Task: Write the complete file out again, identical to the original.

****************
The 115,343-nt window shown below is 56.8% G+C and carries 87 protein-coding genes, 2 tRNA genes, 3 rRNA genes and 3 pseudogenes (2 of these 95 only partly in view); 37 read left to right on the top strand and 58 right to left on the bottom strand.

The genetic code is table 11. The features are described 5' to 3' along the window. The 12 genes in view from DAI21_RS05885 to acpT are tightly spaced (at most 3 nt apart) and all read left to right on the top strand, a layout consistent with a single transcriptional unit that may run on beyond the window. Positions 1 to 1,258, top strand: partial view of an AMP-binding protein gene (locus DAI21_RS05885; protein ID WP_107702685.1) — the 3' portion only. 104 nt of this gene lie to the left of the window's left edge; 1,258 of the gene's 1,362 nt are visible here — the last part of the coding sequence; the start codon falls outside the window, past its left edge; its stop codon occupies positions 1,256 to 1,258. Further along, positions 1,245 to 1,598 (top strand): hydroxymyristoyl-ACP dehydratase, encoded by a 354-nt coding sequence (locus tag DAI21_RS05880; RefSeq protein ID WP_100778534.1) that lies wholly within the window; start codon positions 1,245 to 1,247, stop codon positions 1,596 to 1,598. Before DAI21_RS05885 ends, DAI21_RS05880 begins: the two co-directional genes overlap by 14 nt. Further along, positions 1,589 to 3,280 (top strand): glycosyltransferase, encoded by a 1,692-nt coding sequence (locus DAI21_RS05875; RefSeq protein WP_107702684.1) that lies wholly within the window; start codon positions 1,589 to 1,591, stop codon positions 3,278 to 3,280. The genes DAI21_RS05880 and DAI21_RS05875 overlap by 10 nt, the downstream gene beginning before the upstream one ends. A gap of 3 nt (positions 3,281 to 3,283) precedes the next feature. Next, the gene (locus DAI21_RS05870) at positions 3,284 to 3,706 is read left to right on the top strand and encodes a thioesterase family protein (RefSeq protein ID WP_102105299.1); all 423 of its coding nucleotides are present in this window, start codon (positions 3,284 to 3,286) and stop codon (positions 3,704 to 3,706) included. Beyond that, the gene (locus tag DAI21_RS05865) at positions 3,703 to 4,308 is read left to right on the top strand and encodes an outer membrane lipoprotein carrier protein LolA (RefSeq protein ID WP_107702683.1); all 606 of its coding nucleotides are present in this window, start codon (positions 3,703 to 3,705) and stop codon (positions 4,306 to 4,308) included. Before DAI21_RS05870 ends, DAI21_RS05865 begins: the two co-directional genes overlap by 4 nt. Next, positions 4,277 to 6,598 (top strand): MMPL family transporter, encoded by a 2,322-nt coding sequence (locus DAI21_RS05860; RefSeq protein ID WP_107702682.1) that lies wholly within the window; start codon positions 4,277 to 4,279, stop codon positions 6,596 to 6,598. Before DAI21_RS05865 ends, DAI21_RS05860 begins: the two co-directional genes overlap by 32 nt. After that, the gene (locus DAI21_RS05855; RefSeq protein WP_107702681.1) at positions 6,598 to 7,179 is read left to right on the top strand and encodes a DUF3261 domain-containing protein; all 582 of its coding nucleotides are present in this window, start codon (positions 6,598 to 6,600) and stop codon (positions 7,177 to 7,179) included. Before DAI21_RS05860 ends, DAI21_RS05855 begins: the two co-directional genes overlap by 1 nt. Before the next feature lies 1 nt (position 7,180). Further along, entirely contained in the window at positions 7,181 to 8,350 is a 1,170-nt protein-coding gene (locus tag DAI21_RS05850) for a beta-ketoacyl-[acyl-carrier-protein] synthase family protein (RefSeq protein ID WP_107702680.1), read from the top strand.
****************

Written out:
The 115,343-nt window shown below is 56.8% G+C and carries 87 protein-coding genes, 2 tRNA genes, 3 rRNA genes and 3 pseudogenes (2 of these 95 only partly in view); 37 read left to right on the top strand and 58 right to left on the bottom strand.

The genetic code is table 11. The features are described 5' to 3' along the window. The 12 genes in view from DAI21_RS05885 to acpT are tightly spaced (at most 3 nt apart) and all read left to right on the top strand, a layout consistent with a single transcriptional unit that may run on beyond the window. Positions 1 to 1,258, top strand: partial view of an AMP-binding protein gene (locus DAI21_RS05885; protein ID WP_107702685.1) — the 3' portion only. 104 nt of this gene lie to the left of the window's left edge; 1,258 of the gene's 1,362 nt are visible here — the last part of the coding sequence; the start codon falls outside the window, past its left edge; its stop codon occupies positions 1,256 to 1,258. Further along, positions 1,245 to 1,598 (top strand): hydroxymyristoyl-ACP dehydratase, encoded by a 354-nt coding sequence (locus tag DAI21_RS05880; RefSeq protein ID WP_100778534.1) that lies wholly within the window; start codon positions 1,245 to 1,247, stop codon positions 1,596 to 1,598. Before DAI21_RS05885 ends, DAI21_RS05880 begins: the two co-directional genes overlap by 14 nt. Further along, positions 1,589 to 3,280 (top strand): glycosyltransferase, encoded by a 1,692-nt coding sequence (locus DAI21_RS05875; RefSeq protein WP_107702684.1) that lies wholly within the window; start codon positions 1,589 to 1,591, stop codon positions 3,278 to 3,280. The genes DAI21_RS05880 and DAI21_RS05875 overlap by 10 nt, the downstream gene beginning before the upstream one ends. A gap of 3 nt (positions 3,281 to 3,283) precedes the next feature. Next, the gene (locus DAI21_RS05870) at positions 3,284 to 3,706 is read left to right on the top strand and encodes a thioesterase family protein (RefSeq protein ID WP_102105299.1); all 423 of its coding nucleotides are present in this window, start codon (positions 3,284 to 3,286) and stop codon (positions 3,704 to 3,706) included. Beyond that, the gene (locus tag DAI21_RS05865) at positions 3,703 to 4,308 is read left to right on the top strand and encodes an outer membrane lipoprotein carrier protein LolA (RefSeq protein ID WP_107702683.1); all 606 of its coding nucleotides are present in this window, start codon (positions 3,703 to 3,705) and stop codon (positions 4,306 to 4,308) included. Before DAI21_RS05870 ends, DAI21_RS05865 begins: the two co-directional genes overlap by 4 nt. Next, positions 4,277 to 6,598 (top strand): MMPL family transporter, encoded by a 2,322-nt coding sequence (locus DAI21_RS05860; RefSeq protein ID WP_107702682.1) that lies wholly within the window; start codon positions 4,277 to 4,279, stop codon positions 6,596 to 6,598. Before DAI21_RS05865 ends, DAI21_RS05860 begins: the two co-directional genes overlap by 32 nt. After that, the gene (locus DAI21_RS05855; RefSeq protein WP_107702681.1) at positions 6,598 to 7,179 is read left to right on the top strand and encodes a DUF3261 domain-containing protein; all 582 of its coding nucleotides are present in this window, start codon (positions 6,598 to 6,600) and stop codon (positions 7,177 to 7,179) included. Before DAI21_RS05860 ends, DAI21_RS05855 begins: the two co-directional genes overlap by 1 nt. Before the next feature lies 1 nt (position 7,180). Further along, entirely contained in the window at positions 7,181 to 8,350 is a 1,170-nt protein-coding gene (locus tag DAI21_RS05850) for a beta-ketoacyl-[acyl-carrier-protein] synthase family protein (RefSeq protein ID WP_107702680.1), read from the top strand.